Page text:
Lecture: The cult of journalism in the 1990s


From 13 April 2017




Garage Auditorium
Lecture: The cult of journalism in the 1990sLecture: The cult of journalism in the 1990s


Writer, literary critic and journalist Vyacheslav Kuritsyn will talk about the atmosphere of unlimited freedom and faith in the power of creativity and in the postmodernist idea of ​​erasing the boundaries between "low" and "high" culture in Russian journalism of the 1990s.

In the 1990s, the pages of newspapers and magazines were a space for radical aesthetic experiments. It was not just marginal publications, but also national newspapers and mass-circulation magazines.

Kuritsyn will discuss the newspapers Segodnya (his articles are the basis of his project for the exhibition Toward the Source) and Nezavisimaya gazeta and the magazines Matador, Stolitsa, and Afisha. He will also talk about so-called beyond-cultural journalism.

He will talk about characters such as Titus Sovietologist, Boris Kuzminsky, Denis Gorelov, Valery Panyushkin, Sergei Mostovshchikov, Konstantin Ernst, Gennady Yozefavichus, Ram Hasiev, and Ilya Oskolkov-Tsentsiper.


Vyacheslav Kuritsyn (b. 1965, Novosibirsk. Lives and works in Ekaterinburg and Moscow) — a writer, literary critic, journalist, poet, and curator, Kuritsyn graduated from Ural State University, Ekaterinburg in 1989 and moved to Moscow in 1993, where he graduated from the Russian State University for the Humanities (1995). He has worked as a literary columnist and journalist for many key publications of the 1990s, including Segodnya, Matador, Nezavisimaya gazeta, Kommersant, and Russkii telegraf. He was the editor in cheief of Tekst (a supplement of Ural magazine) and the newspapers Moskovskaya al’ternativa and Neofitsial’naya Moskva. From 1998 to 2002, Kuritsyn ran the online project “Modern Russian Literature with Vyacheslav Kuritsyn.”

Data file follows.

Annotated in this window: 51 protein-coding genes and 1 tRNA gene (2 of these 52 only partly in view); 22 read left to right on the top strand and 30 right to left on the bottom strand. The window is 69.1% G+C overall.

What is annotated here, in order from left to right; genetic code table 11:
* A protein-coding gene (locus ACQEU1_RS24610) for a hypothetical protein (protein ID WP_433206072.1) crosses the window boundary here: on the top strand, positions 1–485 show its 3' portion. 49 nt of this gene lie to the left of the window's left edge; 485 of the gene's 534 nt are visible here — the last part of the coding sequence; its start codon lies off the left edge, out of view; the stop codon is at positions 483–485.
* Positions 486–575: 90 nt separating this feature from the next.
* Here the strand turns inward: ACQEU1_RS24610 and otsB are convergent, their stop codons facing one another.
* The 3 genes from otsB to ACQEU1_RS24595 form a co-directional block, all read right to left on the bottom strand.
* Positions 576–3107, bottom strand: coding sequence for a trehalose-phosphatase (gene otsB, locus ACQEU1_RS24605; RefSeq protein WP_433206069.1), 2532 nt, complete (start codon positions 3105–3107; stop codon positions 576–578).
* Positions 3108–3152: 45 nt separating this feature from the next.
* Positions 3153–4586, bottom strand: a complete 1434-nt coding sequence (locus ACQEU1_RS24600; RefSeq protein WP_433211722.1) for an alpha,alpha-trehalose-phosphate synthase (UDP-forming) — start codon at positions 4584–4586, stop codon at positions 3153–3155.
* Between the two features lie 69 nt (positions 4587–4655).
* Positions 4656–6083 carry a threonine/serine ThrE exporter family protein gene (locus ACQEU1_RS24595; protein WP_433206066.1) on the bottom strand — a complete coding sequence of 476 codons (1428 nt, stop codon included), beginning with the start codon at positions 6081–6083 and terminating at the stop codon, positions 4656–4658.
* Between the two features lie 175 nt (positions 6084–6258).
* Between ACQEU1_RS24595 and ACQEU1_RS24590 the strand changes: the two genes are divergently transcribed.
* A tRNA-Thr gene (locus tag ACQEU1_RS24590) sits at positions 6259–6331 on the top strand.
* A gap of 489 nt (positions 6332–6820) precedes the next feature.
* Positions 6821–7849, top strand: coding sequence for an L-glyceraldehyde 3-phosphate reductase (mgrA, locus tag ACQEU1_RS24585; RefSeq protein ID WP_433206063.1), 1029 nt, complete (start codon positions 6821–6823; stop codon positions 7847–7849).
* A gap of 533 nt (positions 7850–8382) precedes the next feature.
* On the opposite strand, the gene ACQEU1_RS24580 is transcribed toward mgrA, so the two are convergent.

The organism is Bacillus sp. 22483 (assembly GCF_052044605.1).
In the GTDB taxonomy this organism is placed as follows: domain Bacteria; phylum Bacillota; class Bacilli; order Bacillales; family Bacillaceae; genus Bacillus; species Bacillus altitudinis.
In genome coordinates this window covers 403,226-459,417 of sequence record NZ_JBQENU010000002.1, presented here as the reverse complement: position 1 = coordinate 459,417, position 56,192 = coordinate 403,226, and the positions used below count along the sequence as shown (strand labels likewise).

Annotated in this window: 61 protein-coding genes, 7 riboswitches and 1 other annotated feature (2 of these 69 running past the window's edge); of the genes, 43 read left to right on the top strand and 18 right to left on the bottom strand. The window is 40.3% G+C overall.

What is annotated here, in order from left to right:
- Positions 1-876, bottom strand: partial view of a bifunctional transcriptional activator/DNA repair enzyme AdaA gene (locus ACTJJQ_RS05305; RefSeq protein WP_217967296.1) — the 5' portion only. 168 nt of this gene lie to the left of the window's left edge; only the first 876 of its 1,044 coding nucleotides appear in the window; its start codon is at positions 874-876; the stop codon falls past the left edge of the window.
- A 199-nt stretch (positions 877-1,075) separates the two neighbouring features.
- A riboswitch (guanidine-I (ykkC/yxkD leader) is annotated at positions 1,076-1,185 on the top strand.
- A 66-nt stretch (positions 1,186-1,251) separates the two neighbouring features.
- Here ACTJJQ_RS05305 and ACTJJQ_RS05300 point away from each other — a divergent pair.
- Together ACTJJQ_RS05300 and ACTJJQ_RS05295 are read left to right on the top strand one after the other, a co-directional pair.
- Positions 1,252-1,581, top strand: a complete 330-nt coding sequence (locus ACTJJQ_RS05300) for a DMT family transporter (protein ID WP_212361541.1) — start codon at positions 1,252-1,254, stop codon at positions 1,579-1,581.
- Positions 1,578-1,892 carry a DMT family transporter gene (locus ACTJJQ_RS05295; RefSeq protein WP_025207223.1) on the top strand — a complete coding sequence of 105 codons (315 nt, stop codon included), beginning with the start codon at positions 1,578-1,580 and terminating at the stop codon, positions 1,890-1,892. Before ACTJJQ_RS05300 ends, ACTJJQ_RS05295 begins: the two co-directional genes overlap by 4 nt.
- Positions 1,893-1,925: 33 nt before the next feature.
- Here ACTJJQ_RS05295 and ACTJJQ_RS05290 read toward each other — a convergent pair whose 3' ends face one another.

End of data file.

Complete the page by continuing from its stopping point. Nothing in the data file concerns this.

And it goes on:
He is the president of the conference Kuritsyn Readings in Ekaterinburg (together with Ural State University), the founder and host of the Russian Poetry Slam (in Moscow and St. Petersburg since 2001), and also the founder and co-owner of the legendary club Platform (St. Petersburg, 2004–2006).
Kuritsyn is the author of fifteen books, including the monograph Russian Literary Postmodernism (2000), the novels Matador on the Moon, To Sleep and Believe: A Blockade Novel (using the pseudonym Andrei Turgenev), and the research volume Nabokov without Lolita.
In addition to his literary practice, Kuritsyn has written productions for Teatr.doc (Moscow) and Ekaterinburg Youth Theater, and curated exhibitions of Russian contemporary, including Davai (Berlin and Vienna, 2001–2002). He was awarded the Andrei Bely Prize in 2005.

how to take part

Free admission with advance registration.
The event is accessible to deaf and hard of hearing visitors.